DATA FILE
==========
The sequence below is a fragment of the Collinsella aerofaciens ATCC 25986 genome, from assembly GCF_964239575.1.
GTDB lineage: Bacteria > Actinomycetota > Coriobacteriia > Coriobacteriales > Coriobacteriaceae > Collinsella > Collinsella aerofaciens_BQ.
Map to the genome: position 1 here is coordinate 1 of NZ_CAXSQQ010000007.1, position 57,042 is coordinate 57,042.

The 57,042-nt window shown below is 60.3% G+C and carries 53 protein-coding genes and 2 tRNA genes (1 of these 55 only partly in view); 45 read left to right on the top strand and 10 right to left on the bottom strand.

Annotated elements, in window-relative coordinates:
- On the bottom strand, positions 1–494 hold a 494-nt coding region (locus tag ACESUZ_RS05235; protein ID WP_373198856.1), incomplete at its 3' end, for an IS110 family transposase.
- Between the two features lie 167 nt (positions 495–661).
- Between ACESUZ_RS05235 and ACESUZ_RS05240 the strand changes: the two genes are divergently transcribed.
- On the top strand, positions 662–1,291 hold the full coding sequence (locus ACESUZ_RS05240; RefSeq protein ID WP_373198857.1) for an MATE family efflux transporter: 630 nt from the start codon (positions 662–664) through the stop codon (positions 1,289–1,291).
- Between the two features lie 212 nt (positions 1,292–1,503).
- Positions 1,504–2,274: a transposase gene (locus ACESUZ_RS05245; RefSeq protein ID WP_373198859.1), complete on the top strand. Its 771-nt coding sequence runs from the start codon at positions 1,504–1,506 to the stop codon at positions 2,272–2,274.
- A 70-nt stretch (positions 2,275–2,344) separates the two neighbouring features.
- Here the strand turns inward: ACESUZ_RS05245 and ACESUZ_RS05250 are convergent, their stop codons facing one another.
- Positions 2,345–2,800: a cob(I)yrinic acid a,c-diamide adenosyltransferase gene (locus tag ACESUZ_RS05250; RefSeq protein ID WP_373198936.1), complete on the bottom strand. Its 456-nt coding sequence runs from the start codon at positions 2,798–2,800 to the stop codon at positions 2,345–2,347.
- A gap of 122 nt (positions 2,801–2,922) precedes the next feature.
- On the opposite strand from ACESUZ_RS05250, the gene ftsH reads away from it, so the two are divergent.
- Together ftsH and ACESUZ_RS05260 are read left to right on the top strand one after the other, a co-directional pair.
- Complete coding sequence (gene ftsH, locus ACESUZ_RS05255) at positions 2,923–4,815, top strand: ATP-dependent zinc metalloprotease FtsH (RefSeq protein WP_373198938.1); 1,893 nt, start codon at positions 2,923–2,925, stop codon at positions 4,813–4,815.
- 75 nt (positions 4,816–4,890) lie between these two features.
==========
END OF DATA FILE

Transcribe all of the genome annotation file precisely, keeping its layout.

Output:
The sequence below is a fragment of the Collinsella aerofaciens ATCC 25986 genome, from assembly GCF_964239575.1.
GTDB lineage: Bacteria > Actinomycetota > Coriobacteriia > Coriobacteriales > Coriobacteriaceae > Collinsella > Collinsella aerofaciens_BQ.
Map to the genome: position 1 here is coordinate 1 of NZ_CAXSQQ010000007.1, position 57,042 is coordinate 57,042.

The 57,042-nt window shown below is 60.3% G+C and carries 53 protein-coding genes and 2 tRNA genes (1 of these 55 only partly in view); 45 read left to right on the top strand and 10 right to left on the bottom strand.

Annotated elements, in window-relative coordinates:
- On the bottom strand, positions 1–494 hold a 494-nt coding region (locus tag ACESUZ_RS05235; protein ID WP_373198856.1), incomplete at its 3' end, for an IS110 family transposase.
- Between the two features lie 167 nt (positions 495–661).
- Between ACESUZ_RS05235 and ACESUZ_RS05240 the strand changes: the two genes are divergently transcribed.
- On the top strand, positions 662–1,291 hold the full coding sequence (locus ACESUZ_RS05240; RefSeq protein ID WP_373198857.1) for an MATE family efflux transporter: 630 nt from the start codon (positions 662–664) through the stop codon (positions 1,289–1,291).
- Between the two features lie 212 nt (positions 1,292–1,503).
- Positions 1,504–2,274: a transposase gene (locus ACESUZ_RS05245; RefSeq protein ID WP_373198859.1), complete on the top strand. Its 771-nt coding sequence runs from the start codon at positions 1,504–1,506 to the stop codon at positions 2,272–2,274.
- A 70-nt stretch (positions 2,275–2,344) separates the two neighbouring features.
- Here the strand turns inward: ACESUZ_RS05245 and ACESUZ_RS05250 are convergent, their stop codons facing one another.
- Positions 2,345–2,800: a cob(I)yrinic acid a,c-diamide adenosyltransferase gene (locus tag ACESUZ_RS05250; RefSeq protein ID WP_373198936.1), complete on the bottom strand. Its 456-nt coding sequence runs from the start codon at positions 2,798–2,800 to the stop codon at positions 2,345–2,347.
- A gap of 122 nt (positions 2,801–2,922) precedes the next feature.
- On the opposite strand from ACESUZ_RS05250, the gene ftsH reads away from it, so the two are divergent.
- Together ftsH and ACESUZ_RS05260 are read left to right on the top strand one after the other, a co-directional pair.
- Complete coding sequence (gene ftsH, locus ACESUZ_RS05255) at positions 2,923–4,815, top strand: ATP-dependent zinc metalloprotease FtsH (RefSeq protein WP_373198938.1); 1,893 nt, start codon at positions 2,923–2,925, stop codon at positions 4,813–4,815.
- 75 nt (positions 4,816–4,890) lie between these two features.